The effects of recruitment to direct predator cues on predator responses in meerkats

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dc.contributor.author Zöttl, Markus
dc.contributor.author Lienert, Raphaela
dc.contributor.author Clutton-Brock, Tim H.
dc.contributor.author Millesi, Eva
dc.contributor.author Manser, Marta B.
dc.date.accessioned 2013-05-22T07:27:32Z
dc.date.available 2014-01-31T00:20:04Z
dc.date.issued 2013
dc.description.abstract Behavioral responses of animals to direct predator cues (DPC; e. g. urine) are common and may improve their survival. We investigated wild meerkat (Suricata suricatta) responses to DPCs by taking an experimental approach. When meerkats encounter a DPC they often recruit group members by emitting a call type, which causes the group members to interrupt foraging and approach the caller. The aim of this study was to identify the qualities of olfactory predator cues, which affect the strength of response by meerkats, and determine the benefits of responses to such cues. Experimental exposure to dog (Canis lupus) urine as a DPC revealed that the recruited individuals increased vigilance to fresh urine in comparison to older urine, whereas a higher quantity of urine did not induce such an effect. Both freshness and higher quantities increased the proportion of group members recruited. These results indicate that recruitment might play a crucial role in correctly assessing the current level of danger and that recruiting might facilitate group decision-making. To test the prediction that the reaction to a DPC enhances early predator response, we presented a DPC of a predator and a control cue of a herbivore, and each time simultaneously moved a full-mounted caracal (Caracal caracal) in the vicinity of the group. Meerkats responded earlier to the caracal when the DPC was presented, indicating that the response to a DPC facilitates predator response and that they use information from the cue that reliably reflects the risk in the current moment. en_US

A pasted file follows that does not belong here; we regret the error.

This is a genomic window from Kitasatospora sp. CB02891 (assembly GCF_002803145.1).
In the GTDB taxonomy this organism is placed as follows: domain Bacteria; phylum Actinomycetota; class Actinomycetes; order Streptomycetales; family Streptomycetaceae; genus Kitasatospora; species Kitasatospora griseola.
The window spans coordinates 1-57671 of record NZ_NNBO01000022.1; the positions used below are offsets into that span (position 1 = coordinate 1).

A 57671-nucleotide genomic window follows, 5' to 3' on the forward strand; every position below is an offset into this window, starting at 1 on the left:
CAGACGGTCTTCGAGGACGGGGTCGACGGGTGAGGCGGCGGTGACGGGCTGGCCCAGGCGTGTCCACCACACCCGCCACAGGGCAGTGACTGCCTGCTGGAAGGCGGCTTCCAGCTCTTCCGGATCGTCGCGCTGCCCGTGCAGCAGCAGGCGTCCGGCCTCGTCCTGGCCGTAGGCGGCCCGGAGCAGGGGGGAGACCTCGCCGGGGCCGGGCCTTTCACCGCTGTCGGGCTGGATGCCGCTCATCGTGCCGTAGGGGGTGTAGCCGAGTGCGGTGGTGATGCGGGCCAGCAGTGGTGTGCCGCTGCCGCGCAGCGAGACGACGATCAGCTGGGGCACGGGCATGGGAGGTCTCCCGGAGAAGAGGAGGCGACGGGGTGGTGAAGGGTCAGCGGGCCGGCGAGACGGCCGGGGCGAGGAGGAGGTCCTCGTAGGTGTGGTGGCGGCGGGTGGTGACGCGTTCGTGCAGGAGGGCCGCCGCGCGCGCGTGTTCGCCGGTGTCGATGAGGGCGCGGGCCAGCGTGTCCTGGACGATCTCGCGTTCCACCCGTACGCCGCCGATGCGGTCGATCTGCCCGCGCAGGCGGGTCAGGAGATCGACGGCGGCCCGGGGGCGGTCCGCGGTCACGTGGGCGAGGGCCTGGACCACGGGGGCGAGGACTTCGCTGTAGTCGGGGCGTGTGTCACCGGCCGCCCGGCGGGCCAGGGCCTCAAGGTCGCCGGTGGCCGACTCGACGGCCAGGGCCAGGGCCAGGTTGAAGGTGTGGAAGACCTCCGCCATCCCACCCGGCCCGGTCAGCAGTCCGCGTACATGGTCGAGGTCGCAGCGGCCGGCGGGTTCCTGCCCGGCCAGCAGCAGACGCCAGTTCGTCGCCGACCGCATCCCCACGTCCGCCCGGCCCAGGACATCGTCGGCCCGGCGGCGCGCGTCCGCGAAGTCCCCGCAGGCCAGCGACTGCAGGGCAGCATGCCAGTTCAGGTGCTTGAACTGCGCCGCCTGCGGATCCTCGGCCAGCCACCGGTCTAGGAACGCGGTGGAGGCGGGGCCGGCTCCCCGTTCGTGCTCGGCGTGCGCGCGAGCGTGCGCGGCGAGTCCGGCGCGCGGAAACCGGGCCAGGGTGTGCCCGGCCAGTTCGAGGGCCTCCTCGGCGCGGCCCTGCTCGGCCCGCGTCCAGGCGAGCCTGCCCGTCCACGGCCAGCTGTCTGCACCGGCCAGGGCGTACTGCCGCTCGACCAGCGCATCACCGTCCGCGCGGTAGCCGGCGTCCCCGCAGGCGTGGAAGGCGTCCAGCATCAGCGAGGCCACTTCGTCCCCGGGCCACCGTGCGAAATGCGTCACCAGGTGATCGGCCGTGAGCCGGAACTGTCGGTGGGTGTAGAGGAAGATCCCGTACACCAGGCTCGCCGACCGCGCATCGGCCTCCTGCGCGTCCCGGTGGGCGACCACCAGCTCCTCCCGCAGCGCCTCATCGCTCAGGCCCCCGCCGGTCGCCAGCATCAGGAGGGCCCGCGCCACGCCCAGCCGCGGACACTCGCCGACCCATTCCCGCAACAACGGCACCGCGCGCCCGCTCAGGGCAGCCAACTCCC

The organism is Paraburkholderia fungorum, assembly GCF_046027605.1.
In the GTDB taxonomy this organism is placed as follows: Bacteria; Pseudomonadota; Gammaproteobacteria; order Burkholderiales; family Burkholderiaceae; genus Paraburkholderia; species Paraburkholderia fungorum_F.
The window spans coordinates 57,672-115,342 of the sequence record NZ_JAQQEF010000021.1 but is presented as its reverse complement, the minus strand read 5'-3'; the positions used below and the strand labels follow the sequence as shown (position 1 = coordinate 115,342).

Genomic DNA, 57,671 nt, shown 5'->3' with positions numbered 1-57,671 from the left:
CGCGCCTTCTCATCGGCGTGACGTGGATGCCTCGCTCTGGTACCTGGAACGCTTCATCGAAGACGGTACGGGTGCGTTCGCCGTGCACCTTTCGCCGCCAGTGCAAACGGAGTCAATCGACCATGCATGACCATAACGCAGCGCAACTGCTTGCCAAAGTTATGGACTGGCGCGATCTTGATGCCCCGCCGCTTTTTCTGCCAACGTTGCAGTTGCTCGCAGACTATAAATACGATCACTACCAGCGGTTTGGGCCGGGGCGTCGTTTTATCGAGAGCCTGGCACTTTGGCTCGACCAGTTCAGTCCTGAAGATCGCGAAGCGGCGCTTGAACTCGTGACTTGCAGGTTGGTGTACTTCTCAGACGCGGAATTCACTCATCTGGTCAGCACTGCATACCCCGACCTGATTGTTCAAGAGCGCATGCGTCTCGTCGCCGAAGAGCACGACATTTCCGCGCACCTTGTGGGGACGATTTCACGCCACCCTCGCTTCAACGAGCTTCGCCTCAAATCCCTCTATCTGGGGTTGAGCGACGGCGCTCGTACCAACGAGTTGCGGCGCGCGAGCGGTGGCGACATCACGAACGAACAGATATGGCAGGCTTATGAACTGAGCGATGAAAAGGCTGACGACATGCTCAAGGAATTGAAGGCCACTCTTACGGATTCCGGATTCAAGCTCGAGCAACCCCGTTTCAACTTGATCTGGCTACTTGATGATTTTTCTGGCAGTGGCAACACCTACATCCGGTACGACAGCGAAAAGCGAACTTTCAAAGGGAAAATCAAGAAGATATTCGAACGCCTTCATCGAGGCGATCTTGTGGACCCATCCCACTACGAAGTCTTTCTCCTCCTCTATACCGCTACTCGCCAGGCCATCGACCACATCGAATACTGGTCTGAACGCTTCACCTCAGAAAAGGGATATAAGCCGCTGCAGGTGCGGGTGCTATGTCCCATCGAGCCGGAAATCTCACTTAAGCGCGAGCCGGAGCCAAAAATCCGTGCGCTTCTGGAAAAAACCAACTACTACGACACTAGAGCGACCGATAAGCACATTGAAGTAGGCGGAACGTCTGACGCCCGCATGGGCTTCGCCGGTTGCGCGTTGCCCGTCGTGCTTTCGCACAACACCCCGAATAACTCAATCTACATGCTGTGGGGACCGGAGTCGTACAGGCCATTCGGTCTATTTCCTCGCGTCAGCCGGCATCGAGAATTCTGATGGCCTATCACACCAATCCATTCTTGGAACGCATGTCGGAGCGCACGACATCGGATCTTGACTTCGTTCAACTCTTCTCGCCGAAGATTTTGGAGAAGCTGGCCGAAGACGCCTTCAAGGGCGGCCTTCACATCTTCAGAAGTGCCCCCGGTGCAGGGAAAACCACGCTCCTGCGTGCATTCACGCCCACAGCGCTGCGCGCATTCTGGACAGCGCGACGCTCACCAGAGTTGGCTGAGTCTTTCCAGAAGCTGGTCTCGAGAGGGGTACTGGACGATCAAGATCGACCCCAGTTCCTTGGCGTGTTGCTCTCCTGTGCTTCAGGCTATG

dc.description.librarian hb2013 en_US
dc.description.sponsorship This work was supported by a “Förderungstipendium” and a “KWA” from the University of Vienna to MZ covering travel costs to him, the Zoological Institute of the University of Zurich to MBM for all research expenses in the field due to this study, and Cambridge and Zurich University for financing the long term field project. en_US
dc.description.uri http://beheco.oxfordjournals.org/ en_US
dc.identifier.citation Zöttl, M, Lienert, R, Clutton-Brock, T, Millesi, E & Manser, MB 2013, 'The effects of recruitment to direct predator cues on predator responses in meerkats', Behavioral Ecology, vol. 24, no.1, pp. 198-204. en_US
dc.identifier.issn 1045-2249 (print)
dc.identifier.issn 1465-7279 (online)
dc.identifier.other 10.1093/beheco/ars154
dc.identifier.uri http://hdl.handle.net/2263/21530
dc.language.iso en en_US
dc.publisher Oxford University Press en_US
dc.rights Oxford University Press. This is a pre-copy-editing, author-produced PDF of an article accepted for publication in Behavioral Ecology. following peer review. The definitive publisher-authenticated version Behavioral Ecology, vol. 24, no. 1. pp. 198-204. 2013 is available online att: http://beheco.oxfordjournals.org/ DOI : 10.1093/beheco/ars154 en_US
dc.subject Direct predator cue en_US
dc.subject Recruitment en_US
dc.subject Olfactory cue en_US
dc.subject Vigilance en_US
dc.subject Meerkat (Suricata suricatta) en_US
dc.subject Predator oder en_US
dc.subject Predator detection en_US
dc.title The effects of recruitment to direct predator cues on predator responses in meerkats en_US
dc.type Postprint Article en_US


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